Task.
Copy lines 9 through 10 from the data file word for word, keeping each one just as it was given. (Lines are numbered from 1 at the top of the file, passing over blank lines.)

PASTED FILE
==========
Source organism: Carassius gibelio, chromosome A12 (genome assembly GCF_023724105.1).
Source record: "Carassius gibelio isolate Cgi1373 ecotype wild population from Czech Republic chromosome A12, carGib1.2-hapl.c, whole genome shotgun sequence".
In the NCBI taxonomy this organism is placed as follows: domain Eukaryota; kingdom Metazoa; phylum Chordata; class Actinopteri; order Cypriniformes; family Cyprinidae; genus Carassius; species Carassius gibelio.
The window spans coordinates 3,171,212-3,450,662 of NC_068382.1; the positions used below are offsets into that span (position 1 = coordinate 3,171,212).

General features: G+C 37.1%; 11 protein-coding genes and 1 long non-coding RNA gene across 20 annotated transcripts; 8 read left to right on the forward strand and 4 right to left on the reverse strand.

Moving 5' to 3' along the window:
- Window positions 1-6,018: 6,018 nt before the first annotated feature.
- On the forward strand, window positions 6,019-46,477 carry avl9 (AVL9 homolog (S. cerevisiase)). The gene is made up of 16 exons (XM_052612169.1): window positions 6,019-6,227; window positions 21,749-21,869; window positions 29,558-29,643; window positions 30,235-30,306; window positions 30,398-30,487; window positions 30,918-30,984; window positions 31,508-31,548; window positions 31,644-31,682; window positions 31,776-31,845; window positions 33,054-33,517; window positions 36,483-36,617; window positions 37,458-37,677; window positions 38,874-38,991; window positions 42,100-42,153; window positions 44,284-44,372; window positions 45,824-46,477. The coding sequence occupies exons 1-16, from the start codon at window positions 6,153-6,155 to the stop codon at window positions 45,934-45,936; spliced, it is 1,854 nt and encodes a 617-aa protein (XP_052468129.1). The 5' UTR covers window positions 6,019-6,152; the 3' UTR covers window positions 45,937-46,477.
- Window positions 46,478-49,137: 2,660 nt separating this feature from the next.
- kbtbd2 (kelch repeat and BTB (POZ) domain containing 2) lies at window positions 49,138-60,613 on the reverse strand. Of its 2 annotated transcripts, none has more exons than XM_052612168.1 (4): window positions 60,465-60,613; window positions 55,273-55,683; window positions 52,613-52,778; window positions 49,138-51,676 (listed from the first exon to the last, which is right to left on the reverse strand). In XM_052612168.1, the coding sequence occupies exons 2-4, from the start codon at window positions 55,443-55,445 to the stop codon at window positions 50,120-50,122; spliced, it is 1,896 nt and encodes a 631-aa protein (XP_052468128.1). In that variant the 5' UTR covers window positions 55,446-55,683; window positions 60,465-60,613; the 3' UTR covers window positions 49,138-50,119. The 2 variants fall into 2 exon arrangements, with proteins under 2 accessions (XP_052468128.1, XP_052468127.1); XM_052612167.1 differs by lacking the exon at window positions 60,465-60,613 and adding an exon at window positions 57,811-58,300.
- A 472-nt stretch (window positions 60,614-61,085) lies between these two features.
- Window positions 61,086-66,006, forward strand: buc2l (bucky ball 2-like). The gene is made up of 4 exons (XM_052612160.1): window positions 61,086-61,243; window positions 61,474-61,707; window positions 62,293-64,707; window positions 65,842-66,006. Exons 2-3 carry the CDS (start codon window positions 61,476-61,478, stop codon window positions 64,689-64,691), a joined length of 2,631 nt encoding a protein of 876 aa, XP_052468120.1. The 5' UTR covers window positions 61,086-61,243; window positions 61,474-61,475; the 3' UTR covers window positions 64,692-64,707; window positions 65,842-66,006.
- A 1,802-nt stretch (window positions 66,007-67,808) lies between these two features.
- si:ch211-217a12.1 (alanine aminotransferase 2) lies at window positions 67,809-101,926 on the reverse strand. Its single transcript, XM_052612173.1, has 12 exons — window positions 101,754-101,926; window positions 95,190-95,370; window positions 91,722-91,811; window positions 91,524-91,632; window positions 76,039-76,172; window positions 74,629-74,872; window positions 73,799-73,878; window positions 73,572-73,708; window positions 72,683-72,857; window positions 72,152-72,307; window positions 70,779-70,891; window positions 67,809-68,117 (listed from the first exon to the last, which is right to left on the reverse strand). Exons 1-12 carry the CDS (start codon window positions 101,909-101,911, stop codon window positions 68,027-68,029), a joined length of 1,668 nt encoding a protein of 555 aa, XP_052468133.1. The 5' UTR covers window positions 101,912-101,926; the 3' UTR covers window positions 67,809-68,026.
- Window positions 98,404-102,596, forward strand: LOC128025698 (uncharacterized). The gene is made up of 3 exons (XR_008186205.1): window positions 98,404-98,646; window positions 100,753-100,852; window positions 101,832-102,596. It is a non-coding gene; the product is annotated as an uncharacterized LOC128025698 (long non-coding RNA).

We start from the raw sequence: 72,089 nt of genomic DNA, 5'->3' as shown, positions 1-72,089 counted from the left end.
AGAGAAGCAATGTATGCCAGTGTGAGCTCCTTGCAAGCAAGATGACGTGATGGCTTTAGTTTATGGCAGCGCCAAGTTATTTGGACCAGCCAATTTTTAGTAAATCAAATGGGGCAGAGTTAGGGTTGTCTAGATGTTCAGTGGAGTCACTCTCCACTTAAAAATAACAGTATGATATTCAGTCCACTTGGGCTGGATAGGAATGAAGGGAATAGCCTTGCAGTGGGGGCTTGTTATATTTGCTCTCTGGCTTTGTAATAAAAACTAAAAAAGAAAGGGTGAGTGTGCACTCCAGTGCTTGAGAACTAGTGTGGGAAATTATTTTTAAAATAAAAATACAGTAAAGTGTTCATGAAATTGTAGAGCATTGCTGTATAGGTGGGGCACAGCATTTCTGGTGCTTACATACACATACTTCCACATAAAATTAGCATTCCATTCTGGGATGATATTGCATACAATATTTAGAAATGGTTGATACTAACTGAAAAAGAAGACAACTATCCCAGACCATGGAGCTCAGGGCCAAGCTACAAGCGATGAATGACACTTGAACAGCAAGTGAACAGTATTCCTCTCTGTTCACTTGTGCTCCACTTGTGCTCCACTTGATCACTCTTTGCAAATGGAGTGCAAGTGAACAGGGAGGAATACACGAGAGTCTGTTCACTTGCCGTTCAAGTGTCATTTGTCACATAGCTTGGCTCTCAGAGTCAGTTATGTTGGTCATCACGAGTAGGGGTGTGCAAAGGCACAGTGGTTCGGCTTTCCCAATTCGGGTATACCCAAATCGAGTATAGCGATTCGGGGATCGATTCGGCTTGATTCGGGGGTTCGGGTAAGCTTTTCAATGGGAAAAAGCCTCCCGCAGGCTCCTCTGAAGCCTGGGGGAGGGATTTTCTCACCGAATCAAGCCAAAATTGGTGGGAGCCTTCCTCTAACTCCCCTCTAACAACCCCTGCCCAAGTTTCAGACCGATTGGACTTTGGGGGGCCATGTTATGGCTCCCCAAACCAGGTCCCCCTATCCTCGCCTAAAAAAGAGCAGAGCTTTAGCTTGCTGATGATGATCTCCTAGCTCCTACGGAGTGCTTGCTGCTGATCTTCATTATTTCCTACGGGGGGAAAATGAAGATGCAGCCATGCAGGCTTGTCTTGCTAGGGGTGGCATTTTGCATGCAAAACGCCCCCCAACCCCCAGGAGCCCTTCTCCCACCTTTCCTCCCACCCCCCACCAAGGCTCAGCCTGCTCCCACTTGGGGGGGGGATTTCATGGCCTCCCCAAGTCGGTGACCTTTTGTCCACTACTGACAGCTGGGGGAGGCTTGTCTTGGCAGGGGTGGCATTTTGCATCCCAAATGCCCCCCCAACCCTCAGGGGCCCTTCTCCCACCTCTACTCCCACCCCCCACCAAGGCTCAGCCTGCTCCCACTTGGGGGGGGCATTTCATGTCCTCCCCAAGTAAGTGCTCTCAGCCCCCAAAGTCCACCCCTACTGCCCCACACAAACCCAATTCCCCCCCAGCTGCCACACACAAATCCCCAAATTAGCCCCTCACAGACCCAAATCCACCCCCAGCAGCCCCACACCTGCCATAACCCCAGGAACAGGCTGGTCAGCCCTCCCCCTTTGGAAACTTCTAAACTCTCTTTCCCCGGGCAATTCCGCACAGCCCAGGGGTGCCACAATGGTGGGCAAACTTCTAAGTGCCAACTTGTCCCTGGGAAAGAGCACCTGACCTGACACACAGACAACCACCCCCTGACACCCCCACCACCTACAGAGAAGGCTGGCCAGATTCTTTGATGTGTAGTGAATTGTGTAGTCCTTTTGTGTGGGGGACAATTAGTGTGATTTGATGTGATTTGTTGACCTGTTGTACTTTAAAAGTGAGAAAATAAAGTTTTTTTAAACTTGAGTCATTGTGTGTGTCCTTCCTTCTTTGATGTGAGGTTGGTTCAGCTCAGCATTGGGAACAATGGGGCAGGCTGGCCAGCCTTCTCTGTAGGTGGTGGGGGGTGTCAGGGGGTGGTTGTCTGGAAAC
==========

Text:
- Window positions 46,478-49,137: 2,660 nt separating this feature from the next.
- kbtbd2 (kelch repeat and BTB (POZ) domain containing 2) lies at window positions 49,138-60,613 on the reverse strand. Of its 2 annotated transcripts, none has more exons than XM_052612168.1 (4): window positions 60,465-60,613; window positions 55,273-55,683; window positions 52,613-52,778; window positions 49,138-51,676 (listed from the first exon to the last, which is right to left on the reverse strand). In XM_052612168.1, the coding sequence occupies exons 2-4, from the start codon at window positions 55,443-55,445 to the stop codon at window positions 50,120-50,122; spliced, it is 1,896 nt and encodes a 631-aa protein (XP_052468128.1). In that variant the 5' UTR covers window positions 55,446-55,683; window positions 60,465-60,613; the 3' UTR covers window positions 49,138-50,119. The 2 variants fall into 2 exon arrangements, with proteins under 2 accessions (XP_052468128.1, XP_052468127.1); XM_052612167.1 differs by lacking the exon at window positions 60,465-60,613 and adding an exon at window positions 57,811-58,300.